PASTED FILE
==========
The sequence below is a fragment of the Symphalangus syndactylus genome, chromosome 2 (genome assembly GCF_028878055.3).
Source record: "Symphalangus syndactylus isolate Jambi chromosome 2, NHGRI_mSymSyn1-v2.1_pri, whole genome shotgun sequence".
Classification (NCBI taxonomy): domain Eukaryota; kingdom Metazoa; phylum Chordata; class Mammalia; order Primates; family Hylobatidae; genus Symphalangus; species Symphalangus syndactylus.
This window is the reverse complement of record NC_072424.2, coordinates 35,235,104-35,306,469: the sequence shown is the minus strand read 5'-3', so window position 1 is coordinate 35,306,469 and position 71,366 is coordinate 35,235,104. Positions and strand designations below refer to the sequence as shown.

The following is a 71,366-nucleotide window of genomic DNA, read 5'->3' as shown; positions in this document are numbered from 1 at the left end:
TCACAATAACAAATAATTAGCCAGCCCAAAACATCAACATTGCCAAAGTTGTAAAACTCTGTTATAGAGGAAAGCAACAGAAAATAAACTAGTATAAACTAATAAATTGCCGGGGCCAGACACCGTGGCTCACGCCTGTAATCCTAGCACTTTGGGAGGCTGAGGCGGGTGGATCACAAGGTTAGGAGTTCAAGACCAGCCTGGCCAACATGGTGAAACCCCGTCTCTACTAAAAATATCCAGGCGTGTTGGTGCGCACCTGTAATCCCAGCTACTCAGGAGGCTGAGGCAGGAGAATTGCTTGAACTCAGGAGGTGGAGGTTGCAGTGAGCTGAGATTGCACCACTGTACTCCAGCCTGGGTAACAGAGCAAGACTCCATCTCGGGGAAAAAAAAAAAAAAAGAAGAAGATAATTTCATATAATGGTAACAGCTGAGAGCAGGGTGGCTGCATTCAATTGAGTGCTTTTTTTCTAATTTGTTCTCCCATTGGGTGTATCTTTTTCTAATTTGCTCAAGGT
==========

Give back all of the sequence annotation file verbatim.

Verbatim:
The sequence below is a fragment of the Symphalangus syndactylus genome, chromosome 2 (genome assembly GCF_028878055.3).
Source record: "Symphalangus syndactylus isolate Jambi chromosome 2, NHGRI_mSymSyn1-v2.1_pri, whole genome shotgun sequence".
Classification (NCBI taxonomy): domain Eukaryota; kingdom Metazoa; phylum Chordata; class Mammalia; order Primates; family Hylobatidae; genus Symphalangus; species Symphalangus syndactylus.
This window is the reverse complement of record NC_072424.2, coordinates 35,235,104-35,306,469: the sequence shown is the minus strand read 5'-3', so window position 1 is coordinate 35,306,469 and position 71,366 is coordinate 35,235,104. Positions and strand designations below refer to the sequence as shown.

The following is a 71,366-nucleotide window of genomic DNA, read 5'->3' as shown; positions in this document are numbered from 1 at the left end:
TCACAATAACAAATAATTAGCCAGCCCAAAACATCAACATTGCCAAAGTTGTAAAACTCTGTTATAGAGGAAAGCAACAGAAAATAAACTAGTATAAACTAATAAATTGCCGGGGCCAGACACCGTGGCTCACGCCTGTAATCCTAGCACTTTGGGAGGCTGAGGCGGGTGGATCACAAGGTTAGGAGTTCAAGACCAGCCTGGCCAACATGGTGAAACCCCGTCTCTACTAAAAATATCCAGGCGTGTTGGTGCGCACCTGTAATCCCAGCTACTCAGGAGGCTGAGGCAGGAGAATTGCTTGAACTCAGGAGGTGGAGGTTGCAGTGAGCTGAGATTGCACCACTGTACTCCAGCCTGGGTAACAGAGCAAGACTCCATCTCGGGGAAAAAAAAAAAAAAAGAAGAAGATAATTTCATATAATGGTAACAGCTGAGAGCAGGGTGGCTGCATTCAATTGAGTGCTTTTTTTCTAATTTGTTCTCCCATTGGGTGTATCTTTTTCTAATTTGCTCAAGGT